Last Friday, I went to another Dave Matthews Band concert. I know what you’re thinking: “Three DMB concerts in one month?!” Well, considering they’re my favorite band and they’re going on a break next summer, I have to get it while the gettin’s good, right?
However, last Friday’s trip wasn’t planned; it was completely spontaneous. While I was finishing up some work, I received a message from a friend who couldn’t make the show and had two free tickets for me if I wanted them.
The show was almost five hours away, meaning I had about an hour to get ready, get packed, and get on the road.
“Um…can I do this?” I thought. It took only about 0.5 seconds before I answered, “YES I CAN.”
So, I did, and later friends and family kept talking about how spontaneous it was, which made me start thinking about how spontaneous behavior relates to our mental health.
During my research, I found The Wisdom of Spontaneity: Part 5 by Leon F Seltzer Ph.D. asks, “What does spontaneity have to do with happiness?” and goes on to speculate on the “ultimate wisdom of spontaneity: the faith and abiding trust in one’s self from which only good things can come.”
I agree with that wholeheartedly, and if you agree — even the smallest little bit — I invite you to do something completely spontaneous this week!
Now, let’s get on with this week’s latest in mental health news.
The Final Workplace Taboo: Mental Health — And Why It’s Time To Take It Seriously: Honestly, workplaces should have started taking mental health seriously a long time ago (and to be fair, some have). Check out these five reasons why it’s crucial your colleagues (and you!) must be educated about mental health and supported when it’s time to get help.
Don’t Read This! (It’s Only the Most Valuable Psychology Hack You Can Learn.) Clever title. I bet you read it, didn’t you? Bet you’re going to read the article, too.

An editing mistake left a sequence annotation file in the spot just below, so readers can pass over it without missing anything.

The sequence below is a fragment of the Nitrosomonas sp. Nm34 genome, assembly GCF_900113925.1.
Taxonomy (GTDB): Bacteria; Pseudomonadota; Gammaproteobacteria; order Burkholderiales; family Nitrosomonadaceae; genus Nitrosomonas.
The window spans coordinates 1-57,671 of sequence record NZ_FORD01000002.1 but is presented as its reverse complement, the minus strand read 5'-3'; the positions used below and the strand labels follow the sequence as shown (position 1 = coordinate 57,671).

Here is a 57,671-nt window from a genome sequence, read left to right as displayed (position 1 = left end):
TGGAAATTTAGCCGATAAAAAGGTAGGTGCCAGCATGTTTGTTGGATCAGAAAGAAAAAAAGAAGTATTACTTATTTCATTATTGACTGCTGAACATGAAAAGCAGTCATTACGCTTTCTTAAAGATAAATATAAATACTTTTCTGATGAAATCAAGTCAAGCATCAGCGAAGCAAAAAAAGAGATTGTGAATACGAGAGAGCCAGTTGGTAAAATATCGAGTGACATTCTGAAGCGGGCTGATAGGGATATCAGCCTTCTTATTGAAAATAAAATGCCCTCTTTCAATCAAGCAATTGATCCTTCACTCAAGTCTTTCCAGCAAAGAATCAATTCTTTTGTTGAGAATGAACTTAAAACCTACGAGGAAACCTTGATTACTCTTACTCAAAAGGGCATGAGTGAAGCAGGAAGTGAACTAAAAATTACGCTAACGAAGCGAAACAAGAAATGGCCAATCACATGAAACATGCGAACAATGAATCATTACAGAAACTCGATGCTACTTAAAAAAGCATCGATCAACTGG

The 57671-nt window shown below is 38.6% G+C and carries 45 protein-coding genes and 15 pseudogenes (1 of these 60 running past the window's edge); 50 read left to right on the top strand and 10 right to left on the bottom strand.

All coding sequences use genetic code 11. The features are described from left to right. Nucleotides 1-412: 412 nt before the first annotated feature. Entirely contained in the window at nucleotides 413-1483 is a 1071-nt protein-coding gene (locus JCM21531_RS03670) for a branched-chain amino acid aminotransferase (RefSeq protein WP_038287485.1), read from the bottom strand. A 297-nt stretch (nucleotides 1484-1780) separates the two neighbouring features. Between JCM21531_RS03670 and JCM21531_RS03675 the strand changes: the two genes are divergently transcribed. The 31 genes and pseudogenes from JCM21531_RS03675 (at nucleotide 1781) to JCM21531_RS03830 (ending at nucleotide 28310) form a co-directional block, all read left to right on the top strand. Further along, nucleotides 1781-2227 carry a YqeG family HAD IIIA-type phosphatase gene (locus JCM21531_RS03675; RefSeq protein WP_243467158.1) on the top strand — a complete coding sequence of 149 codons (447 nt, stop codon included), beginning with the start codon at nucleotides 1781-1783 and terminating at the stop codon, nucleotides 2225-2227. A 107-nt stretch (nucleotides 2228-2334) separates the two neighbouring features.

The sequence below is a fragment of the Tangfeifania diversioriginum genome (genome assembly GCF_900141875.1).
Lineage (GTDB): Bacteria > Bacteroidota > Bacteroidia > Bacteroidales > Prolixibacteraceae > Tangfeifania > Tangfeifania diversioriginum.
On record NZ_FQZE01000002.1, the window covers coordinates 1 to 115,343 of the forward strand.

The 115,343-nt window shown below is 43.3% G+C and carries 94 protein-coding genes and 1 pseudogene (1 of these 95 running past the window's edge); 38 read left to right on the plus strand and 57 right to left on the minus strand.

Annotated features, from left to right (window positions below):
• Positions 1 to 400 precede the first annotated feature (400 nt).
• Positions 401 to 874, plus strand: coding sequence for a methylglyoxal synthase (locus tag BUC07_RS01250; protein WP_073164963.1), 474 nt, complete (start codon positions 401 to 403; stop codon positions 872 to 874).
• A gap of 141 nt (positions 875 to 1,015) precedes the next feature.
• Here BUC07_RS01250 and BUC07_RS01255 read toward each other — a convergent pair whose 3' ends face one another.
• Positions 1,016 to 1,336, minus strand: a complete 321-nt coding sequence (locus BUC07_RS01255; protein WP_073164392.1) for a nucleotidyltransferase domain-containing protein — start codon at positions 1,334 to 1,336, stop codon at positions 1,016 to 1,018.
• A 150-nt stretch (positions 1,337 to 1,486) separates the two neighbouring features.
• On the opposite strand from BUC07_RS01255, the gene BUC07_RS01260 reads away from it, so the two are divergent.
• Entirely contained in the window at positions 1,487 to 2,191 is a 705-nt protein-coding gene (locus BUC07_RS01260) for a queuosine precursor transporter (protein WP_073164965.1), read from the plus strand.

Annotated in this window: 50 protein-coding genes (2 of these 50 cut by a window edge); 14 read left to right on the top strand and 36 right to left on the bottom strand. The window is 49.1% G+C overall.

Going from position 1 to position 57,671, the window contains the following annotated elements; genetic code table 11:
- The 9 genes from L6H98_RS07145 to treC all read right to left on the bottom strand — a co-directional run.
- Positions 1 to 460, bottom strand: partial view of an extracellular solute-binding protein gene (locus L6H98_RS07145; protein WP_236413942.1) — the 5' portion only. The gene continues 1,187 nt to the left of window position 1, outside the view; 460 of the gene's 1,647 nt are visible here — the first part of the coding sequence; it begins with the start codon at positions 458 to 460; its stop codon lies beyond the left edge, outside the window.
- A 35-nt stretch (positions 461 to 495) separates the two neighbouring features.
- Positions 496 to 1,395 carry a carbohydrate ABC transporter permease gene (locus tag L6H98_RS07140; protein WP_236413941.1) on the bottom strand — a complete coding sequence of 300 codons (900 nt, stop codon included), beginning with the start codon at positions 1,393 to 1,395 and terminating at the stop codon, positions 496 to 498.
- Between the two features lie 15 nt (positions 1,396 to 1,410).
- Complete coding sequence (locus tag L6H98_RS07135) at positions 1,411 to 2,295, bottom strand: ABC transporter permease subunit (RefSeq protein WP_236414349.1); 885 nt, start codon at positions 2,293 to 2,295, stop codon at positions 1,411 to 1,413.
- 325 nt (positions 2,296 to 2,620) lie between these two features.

Mental Disorders the Most Costly Illnesses: A new report, written by Charles Roehrig, PhD, founding director of the Center for Sustainable Health Spending at Altarum Institute, Ann Arbor, Michigan, states that mental disorders cost more than $200 billion a year in the U.S., exceeding the amount of money spent for other common, physical health problems like strokes, heart disease, and even cancer.
Teenage Brain On Social Media: During this “first-of-its-kind” study from UCLA, researchers scanned the brains of 32 teenagers between the ages of 13 and 18 and found that factors like the number of likes they get on their photos activate the same brain circuits that kick in when winning money or eating chocolate.
U.S. Comic Finds Humor in Abyss of Mental Illness: When on stage, nothing is off limits for comedienne Maria Bamford, including thinking about suicide, living life on medication, her family’s not-always-helpful ways to help her, her own meltdowns, and even when she ended up in a psych ward. Bamford has a new Netflix series coming out, “Lady Dynamite,” a show “in which she stars and plays herself — a mediumly successful Los Angeles comic trying to get back on her feet after suffering a breakdown and spending six months living with her parents in Minnesota.”
Big Data Sleuths Uncover Clues to the Roots of Depression: Set aside the idea of finding a gene — or any genes — for depression, and take a look at this interview neuroscientist Eric Nestler gave Scientific American regarding “[t]ools to identify biological pathways that are instrumental in either inducing depression or protecting against it [that have] recently debuted — and hold the promise of providing leads for new drug therapies for psychiatric and neurological diseases.”